States also are coping with COVID-19 and tax return timing, with a handful already delaying some returns. UPDATE, March 21, 2020: Tax Day 2020 has changed again. Now taxpayers have until July 15 to file their 2019 returns and pay any due tax. This latest change was announced March 20 and the IRS issued some guidance on the changes on March 21. This window's timely admonition usually is good advice as April 15 nears. This year, however, Tax Day may be pushed back due to the spreading coronavirus. (Painted window in Harlingen, Texas, 1939, by Lee Russell; New York Public... Read more →


You finished your tax return and the news is not good. You owe Uncle Sam money. Don't freak out, at least not yet. Your payment isn't due until April 15. That gives you time to figure out how to come up with the cash and/or get it to the U.S. Treasury. The Internal Revenue Service, naturally, has some suggestions. Let's start with the agency's new favorite tax payment method. Yep, I'm talking electronic. You have several digital options. 1. Credit, Debit or Digital Wallet: Paying by plastic is one of the oldest and most popular tax e-pay methods. As the... Read more →


Law schools and their students, like these at Georgia State University College of Law, are major contributors to the success of Low-Income Taxpayer Clinics nationwide. (Photo courtesy Philip C. Cook LITC) Sometimes, taxpayers encounter issues more serious that just filing their returns. They discover that the Internal Revenue Service has some questions about a prior return or an appeal of an agency decision isn't going as expected or that the federal tax collector is taking his name to heart and initiating collection procedures. What to do? Specifically, what to do if you don't have much money? Find your nearest Low-Income... Read more →


The shortest month of the year is a little longer in 2020. It's a Leap Year. What will we do with that extra day, Feb. 29? Of course, we're going to devote those additional 24 hours to our taxes. OK, maybe not. For many, this first full week of February is getting off to a slow part, thanks to the annual Super Bowl Sunday hangover. Others simply aren't ready to think taxes yet. It's not their fault. They, and that includes me, are still waiting for necessary tax-filing statements. And some eager and on-the-ball taxpayers don't want to think about... Read more →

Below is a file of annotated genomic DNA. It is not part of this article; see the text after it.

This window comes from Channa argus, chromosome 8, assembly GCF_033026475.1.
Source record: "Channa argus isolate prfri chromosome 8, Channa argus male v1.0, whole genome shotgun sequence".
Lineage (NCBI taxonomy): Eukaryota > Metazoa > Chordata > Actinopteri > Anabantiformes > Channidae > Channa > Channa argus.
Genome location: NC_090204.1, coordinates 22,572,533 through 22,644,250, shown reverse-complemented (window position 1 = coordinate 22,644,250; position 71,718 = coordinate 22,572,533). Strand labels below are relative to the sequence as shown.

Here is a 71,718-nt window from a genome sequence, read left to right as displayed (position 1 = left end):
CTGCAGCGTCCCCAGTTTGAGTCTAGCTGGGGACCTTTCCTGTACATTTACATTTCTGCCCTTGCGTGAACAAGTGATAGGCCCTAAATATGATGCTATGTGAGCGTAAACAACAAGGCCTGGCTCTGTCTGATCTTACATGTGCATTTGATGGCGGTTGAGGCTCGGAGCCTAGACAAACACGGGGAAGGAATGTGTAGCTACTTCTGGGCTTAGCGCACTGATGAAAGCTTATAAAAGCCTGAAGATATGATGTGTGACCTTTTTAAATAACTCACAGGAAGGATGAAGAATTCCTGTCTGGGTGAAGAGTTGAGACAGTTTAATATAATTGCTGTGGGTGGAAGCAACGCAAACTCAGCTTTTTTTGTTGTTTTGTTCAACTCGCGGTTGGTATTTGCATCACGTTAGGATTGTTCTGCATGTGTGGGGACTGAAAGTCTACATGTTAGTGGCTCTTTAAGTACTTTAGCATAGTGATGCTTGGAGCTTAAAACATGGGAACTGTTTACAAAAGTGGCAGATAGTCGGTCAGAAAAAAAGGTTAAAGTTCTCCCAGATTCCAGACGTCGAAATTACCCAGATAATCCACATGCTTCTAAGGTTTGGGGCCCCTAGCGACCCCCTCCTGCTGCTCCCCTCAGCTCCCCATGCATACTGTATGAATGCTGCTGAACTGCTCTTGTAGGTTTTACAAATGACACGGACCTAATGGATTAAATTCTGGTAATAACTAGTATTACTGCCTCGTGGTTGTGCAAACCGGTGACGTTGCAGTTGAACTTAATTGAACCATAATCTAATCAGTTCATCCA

Image via GotCredit.com The year's first obvious and, for some, painful acknowledgement of taxes is next week. Jan. 15 is the due date for the final estimated tax payment for the 2019 tax year. That upcoming deadline day is this weekend's By the Numbers figure. Generally, if you expect you'll owe more than $1,000 in taxes, then you must pay estimated taxes throughout the year. If you've been paying estimated taxes for a while, you already know that these payments cover earnings that aren't subject to withholding. This includes things like investment earnings that pay out periodically during the year... Read more →


Paying property tax bills by Dec. 31 used to be a surefire way for many filers to bump up their Schedule A deductions enough to make itemizing more advantageous than using the standard deduction. That's no longer the case thanks to the Tax Cuts and Jobs Act (TCJA). In addition to capping state and local real estate tax deductions at $10,000, the tax reform bill also nearly doubled prior tax law's standard amounts. So fewer folks are worrying about paying tax bills that may be due later, like the end of next January here in the Austin area, by year's... Read more →


Halloween is almost here. Are you still looking for a costume? Here's a suggestion. Go as the Internal Revenue Service. On this annual night of frights, Uncle Sam's tax collector offers plenty of scares. Here are four terrifying tax situations to get you in a Halloween mood. Be afraid, but also be prepared, on this Oct. 31 as well as year-round. 1. Audit: There's no need to build up to this scare, which can occur any time of the year. Fear of an IRS audit is one of the biggest tax terrors for most people, even (or maybe especially) those... Read more →


I've dealt with bill collectors over the years. Fortunately for me, it's been on behalf of a couple of relatives who found themselves in over their heads financially. Fortunately for my family members, after much — way too much — and often contentious back and forth, we were able to come to a satisfactory resolution. That's why I tend to share former Taxpayer Advocate Nina Olson's skepticism about the way that private collection agencies, or PCAs in tax-acronymese, interact with folks who owe taxes. But despite my, Olson's and many others' lingering distrust of these operations, private debt collect is... Read more →


The tax gap is holding as steady as this gap on the old Florida Keys bridge. (Photo by Ewen Roberts via Flickr) We might want to revise Benjamin Franklin's famous tax saying. The new version could read, "In in this world nothing can be said to be certain, except death, taxes and the tax gap." The tax gap is the difference between the amount of tax that filers should pay and the amount that they actually hand over voluntarily and on time to the Internal Revenue Service. And IRS data continues to show that while tax years come and tax... Read more →


If you read last week's September tax moves post (thanks), you might remember that one of the four suggested actions was to pay your estimated taxes. Not to be a nag, or a reminder as I insist to the hubby, but I'm putting that tax task out there again today. The third installment for the 2019 tax year is due Sept. 16. Yes, that's a day later than normal, but the usual 9/15 due date falls on Sunday. So you get an extra day, next Monday, to either snail mail your 1040-ES voucher and check or money order to the... Read more →